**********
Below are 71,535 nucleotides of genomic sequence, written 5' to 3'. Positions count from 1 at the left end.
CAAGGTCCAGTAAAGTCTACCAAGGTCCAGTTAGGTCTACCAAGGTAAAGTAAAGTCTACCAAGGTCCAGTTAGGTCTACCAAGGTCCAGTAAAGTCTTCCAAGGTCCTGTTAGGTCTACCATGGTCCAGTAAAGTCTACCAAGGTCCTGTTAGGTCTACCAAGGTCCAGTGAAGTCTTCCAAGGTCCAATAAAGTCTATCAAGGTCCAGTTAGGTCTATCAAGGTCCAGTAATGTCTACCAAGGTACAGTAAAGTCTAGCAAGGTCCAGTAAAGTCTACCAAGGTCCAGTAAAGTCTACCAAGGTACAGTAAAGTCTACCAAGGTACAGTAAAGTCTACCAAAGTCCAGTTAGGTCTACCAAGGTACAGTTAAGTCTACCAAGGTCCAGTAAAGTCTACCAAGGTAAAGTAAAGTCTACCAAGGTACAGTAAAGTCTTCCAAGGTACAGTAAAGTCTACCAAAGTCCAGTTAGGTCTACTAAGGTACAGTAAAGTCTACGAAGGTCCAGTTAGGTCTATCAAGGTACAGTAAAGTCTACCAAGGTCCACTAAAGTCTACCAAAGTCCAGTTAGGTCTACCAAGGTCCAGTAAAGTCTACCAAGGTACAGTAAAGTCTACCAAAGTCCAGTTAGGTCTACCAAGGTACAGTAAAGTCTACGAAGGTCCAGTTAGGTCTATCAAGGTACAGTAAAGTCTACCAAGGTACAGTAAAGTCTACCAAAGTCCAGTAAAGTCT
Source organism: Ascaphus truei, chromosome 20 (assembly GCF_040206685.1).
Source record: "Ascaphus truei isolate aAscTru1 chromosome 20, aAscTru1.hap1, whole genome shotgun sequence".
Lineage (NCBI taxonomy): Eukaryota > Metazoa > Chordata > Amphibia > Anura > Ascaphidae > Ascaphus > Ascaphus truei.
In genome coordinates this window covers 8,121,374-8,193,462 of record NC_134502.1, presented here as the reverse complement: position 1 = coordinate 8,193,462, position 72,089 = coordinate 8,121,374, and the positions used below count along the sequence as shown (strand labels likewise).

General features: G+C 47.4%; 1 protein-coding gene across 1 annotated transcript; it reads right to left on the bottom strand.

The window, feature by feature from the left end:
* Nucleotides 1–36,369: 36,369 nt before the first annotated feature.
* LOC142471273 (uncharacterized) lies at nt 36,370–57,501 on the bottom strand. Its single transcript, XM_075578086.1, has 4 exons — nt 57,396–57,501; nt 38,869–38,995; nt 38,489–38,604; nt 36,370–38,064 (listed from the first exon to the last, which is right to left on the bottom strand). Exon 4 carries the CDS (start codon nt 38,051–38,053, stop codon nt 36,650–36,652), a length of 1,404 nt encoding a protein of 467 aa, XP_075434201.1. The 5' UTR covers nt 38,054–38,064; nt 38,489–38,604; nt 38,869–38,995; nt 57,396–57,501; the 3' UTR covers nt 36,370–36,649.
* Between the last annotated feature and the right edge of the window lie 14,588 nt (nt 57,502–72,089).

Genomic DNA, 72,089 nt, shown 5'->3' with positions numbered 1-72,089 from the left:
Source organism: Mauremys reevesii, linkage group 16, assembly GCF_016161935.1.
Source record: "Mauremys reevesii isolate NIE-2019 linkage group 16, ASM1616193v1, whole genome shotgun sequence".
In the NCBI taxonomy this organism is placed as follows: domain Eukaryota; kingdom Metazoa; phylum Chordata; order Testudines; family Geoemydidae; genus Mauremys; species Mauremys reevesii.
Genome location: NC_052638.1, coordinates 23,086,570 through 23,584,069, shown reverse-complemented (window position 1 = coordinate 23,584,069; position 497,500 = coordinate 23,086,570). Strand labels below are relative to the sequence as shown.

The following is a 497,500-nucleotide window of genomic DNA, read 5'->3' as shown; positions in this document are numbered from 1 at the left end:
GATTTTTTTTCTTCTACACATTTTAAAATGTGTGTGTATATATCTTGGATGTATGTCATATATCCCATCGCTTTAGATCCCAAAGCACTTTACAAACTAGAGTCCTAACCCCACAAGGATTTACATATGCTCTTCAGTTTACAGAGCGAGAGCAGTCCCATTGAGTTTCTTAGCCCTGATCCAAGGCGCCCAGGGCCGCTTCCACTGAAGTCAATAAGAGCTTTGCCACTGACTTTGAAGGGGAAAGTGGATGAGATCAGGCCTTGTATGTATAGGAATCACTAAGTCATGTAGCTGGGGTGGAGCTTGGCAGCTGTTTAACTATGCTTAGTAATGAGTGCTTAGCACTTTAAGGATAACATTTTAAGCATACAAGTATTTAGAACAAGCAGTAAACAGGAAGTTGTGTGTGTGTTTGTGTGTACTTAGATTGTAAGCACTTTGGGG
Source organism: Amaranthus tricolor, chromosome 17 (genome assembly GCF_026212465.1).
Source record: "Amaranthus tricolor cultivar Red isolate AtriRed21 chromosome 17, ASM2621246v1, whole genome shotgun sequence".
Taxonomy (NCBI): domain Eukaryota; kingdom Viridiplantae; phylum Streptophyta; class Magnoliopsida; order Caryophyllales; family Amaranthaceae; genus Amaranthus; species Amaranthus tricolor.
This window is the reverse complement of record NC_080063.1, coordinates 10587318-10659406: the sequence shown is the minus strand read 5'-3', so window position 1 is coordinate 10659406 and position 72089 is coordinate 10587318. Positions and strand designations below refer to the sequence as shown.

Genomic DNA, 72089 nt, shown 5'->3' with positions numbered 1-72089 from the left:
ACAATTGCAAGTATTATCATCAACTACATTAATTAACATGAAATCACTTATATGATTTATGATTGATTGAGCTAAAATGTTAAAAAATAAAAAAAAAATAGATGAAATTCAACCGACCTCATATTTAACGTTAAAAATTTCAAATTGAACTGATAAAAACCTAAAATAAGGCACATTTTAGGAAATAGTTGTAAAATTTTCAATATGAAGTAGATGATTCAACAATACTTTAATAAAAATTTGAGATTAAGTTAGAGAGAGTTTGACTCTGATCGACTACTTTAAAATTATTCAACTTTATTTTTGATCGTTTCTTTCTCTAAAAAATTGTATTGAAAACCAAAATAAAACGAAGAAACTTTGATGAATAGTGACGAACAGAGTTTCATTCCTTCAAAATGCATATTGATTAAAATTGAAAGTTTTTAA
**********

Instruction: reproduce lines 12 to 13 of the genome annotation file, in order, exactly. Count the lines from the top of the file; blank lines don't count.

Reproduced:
Genomic DNA, 72,089 nt, shown 5'->3' with positions numbered 1-72,089 from the left:
Source organism: Mauremys reevesii, linkage group 16, assembly GCF_016161935.1.